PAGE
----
June 29, 2022


Washington, D.C. — The MetLife and U.S. Chamber of Commerce Small Business Index, released today, found inflation is the dominating challenge for small business owners.  

The Index found that 88% of small business owners are concerned about the impact of inflation on their businesses. Nearly half (49%) are very concerned, compared to 44% last quarter and rising from 31% in Q4 2021. 

“Historic inflation is top-of-mind and deeply troubling to small businesses right now,” said U.S. Chamber of Commerce Vice President of Small Business Policy Tom Sullivan. “But at the same time, there is confidence among small business owners that customer demand will remain strong, and this quarter’s Index shows they want to hire and plan on meeting that demand in the coming months.”

Despite the sharp increase in concern around inflation and ongoing economic uncertainty, the Small Business Index ticked up 2.7 points to reach a new pandemic-era high score of 66.8. The Index’s rise comes from its unique focus on individual small business circumstances, with less weight assigned to attitudes on the broader economy.   

For instance, two in three small business owners say their business is in good health, a five-point increase from last quarter and on par with pre-pandemic Q1 2020. Two-thirds (66%) say they expect revenue to increase over the next year, and 43% plan to hire more staff, the highest number recorded in the past two years.  

Meanwhile, there has not been any improvement in how small businesses view the overall economy. About half (49%) say the U.S. economy is poor, consistent with the last few quarters. Less than one in three (30%) say the overall U.S. economy is good. Slightly more (37%) rate their local economy as good.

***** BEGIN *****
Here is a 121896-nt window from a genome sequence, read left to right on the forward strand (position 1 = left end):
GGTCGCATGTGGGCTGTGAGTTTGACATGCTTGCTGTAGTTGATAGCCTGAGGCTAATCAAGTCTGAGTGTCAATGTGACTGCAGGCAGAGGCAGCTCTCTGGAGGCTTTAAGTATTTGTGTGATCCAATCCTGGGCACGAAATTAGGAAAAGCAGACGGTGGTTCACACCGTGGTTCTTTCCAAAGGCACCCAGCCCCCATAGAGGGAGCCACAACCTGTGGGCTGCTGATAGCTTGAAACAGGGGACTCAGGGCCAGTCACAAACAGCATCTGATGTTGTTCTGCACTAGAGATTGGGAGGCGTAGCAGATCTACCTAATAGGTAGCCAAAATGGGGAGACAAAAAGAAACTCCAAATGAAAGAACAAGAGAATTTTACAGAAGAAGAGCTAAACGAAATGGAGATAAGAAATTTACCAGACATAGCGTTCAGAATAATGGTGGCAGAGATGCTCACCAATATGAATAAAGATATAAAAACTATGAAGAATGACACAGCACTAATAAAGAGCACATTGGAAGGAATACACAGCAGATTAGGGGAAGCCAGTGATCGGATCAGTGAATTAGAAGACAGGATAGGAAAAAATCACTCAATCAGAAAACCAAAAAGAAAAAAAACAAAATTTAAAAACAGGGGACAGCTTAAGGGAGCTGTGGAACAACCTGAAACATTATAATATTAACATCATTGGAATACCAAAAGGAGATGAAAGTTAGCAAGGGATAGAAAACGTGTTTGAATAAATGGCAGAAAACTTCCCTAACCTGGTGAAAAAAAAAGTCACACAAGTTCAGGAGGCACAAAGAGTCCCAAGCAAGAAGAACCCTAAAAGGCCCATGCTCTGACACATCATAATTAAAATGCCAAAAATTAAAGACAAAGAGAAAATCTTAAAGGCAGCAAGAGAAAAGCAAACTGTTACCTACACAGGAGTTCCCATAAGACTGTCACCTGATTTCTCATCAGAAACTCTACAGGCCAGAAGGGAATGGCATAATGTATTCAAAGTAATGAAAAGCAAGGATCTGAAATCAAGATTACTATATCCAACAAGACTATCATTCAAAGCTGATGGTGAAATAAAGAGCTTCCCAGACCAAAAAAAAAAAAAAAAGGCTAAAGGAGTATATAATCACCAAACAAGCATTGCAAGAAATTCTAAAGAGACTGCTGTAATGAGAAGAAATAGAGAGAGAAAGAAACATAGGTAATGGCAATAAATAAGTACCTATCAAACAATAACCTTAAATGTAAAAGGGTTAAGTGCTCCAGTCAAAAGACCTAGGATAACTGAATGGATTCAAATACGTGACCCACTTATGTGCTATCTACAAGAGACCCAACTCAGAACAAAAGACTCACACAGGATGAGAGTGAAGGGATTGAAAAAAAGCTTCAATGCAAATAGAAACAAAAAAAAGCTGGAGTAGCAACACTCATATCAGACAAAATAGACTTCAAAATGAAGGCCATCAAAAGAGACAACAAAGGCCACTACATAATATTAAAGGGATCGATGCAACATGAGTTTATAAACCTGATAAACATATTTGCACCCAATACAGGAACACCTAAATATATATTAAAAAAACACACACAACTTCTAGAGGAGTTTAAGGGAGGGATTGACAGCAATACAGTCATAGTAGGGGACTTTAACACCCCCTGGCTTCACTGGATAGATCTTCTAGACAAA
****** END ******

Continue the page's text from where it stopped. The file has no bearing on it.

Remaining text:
Small business owner Brenda Nolby is still seeing high consumer demand at her gymnastics studio in Ham Lake, Minnesota.  

“My current class enrollment is strong, leading me to believe that the local economy is doing well. We have waitlists for classes, so families apparently have enough for discretionary spending,” says Nolby, CEO of Jam Hops Gymnastics. “The biggest inflation impact has been the need to increase pay by about 15-20%.” 

When asked to rank their top challenges, 44% of small businesses cite inflation (up from 33% last quarter), with supply chain issues (28%) and revenue (22%) remaining steady. The number of small businesses choosing rising interest rates as a top challenge (15%) doubled compared to last quarter. Three-quarters (74%) say they are concerned about the impact of rising interest rates on their business. 

“Despite facing headwinds, it is promising to see small business owners’ optimism reach a new pandemic-era high,” said Cynthia Smith, senior vice president, Regional Business at MetLife. “America’s small businesses employ tens of millions of people and are a major contributor to the nation’s economy. This resilience among small business owners will play an essential role as they navigate economic uncertainty.”